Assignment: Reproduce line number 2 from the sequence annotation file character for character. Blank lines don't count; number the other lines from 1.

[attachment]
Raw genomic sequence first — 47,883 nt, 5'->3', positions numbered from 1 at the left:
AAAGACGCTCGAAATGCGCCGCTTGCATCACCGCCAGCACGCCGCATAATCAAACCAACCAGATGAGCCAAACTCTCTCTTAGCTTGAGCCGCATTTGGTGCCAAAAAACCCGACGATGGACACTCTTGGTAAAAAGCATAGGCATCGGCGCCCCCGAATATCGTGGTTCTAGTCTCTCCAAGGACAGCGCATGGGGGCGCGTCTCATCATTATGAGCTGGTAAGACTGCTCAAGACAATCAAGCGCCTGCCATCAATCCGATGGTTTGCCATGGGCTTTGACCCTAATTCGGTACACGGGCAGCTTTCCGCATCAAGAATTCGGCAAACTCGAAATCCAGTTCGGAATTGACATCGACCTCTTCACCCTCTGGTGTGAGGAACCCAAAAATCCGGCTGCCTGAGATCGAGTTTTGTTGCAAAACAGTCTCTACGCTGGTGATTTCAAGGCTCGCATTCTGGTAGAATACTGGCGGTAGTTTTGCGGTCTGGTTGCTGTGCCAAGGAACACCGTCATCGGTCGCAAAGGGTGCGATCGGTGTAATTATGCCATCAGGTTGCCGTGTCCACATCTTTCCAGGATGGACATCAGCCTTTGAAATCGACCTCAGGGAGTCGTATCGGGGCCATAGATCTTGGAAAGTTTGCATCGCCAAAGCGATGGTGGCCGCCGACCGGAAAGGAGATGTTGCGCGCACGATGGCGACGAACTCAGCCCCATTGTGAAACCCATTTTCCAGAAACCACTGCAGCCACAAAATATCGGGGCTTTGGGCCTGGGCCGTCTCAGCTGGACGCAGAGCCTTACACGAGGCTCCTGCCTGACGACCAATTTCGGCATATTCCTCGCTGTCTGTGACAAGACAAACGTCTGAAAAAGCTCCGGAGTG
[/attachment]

AAAGACGCTCGAAATGCGCCGCTTGCATCACCGCCAGCACGCCGCATAATCAAACCAACCAGATGAGCCAAACTCTCTCTTAGCTTGAGCCGCATTTGGTGCCAAAAAACCCGACGATGGACACTCTTGGTAAAAAGCATAGGCATCGGCGCCCCCGAATATCGTGGTTCTAGTCTCTCCAAGGACAGCGCATGGGGGCGCGTCTCATCATTATGAGCTGGTAAGACTGCTCAAGACAATCAAGCGCCTGCCATCAATCCGATGGTTTGCCATGGGCTTTGACCCTAATTCGGTACACGGGCAGCTTTCCGCATCAAGAATTCGGCAAACTCGAAATCCAGTTCGGAATTGACATCGACCTCTTCACCCTCTGGTGTGAGGAACCCAAAAATCCGGCTGCCTGAGATCGAGTTTTGTTGCAAAACAGTCTCTACGCTGGTGATTTCAAGGCTCGCATTCTGGTAGAATACTGGCGGTAGTTTTGCGGTCTGGTTGCTGTGCCAAGGAACACCGTCATCGGTCGCAAAGGGTGCGATCGGTGTAATTATGCCATCAGGTTGCCGTGTCCACATCTTTCCAGGATGGACATCAGCCTTTGAAATCGACCTCAGGGAGTCGTATCGGGGCCATAGATCTTGGAAAGTTTGCATCGCCAAAGCGATGGTGGCCGCCGACCGGAAAGGAGATGTTGCGCGCACGATGGCGACGAACTCAGCCCCATTGTGAAACCCATTTTCCAGAAACCACTGCAGCCACAAAATATCGGGGCTTTGGGCCTGGGCCGTCTCAGCTGGACGCAGAGCCTTACACGAGGCTCCTGCCTGACGACCAATTTCGGCATATTCCTCGCTGTCTGTGACAAGACAAACGTCTGAAAAAGCTCCGGAGTG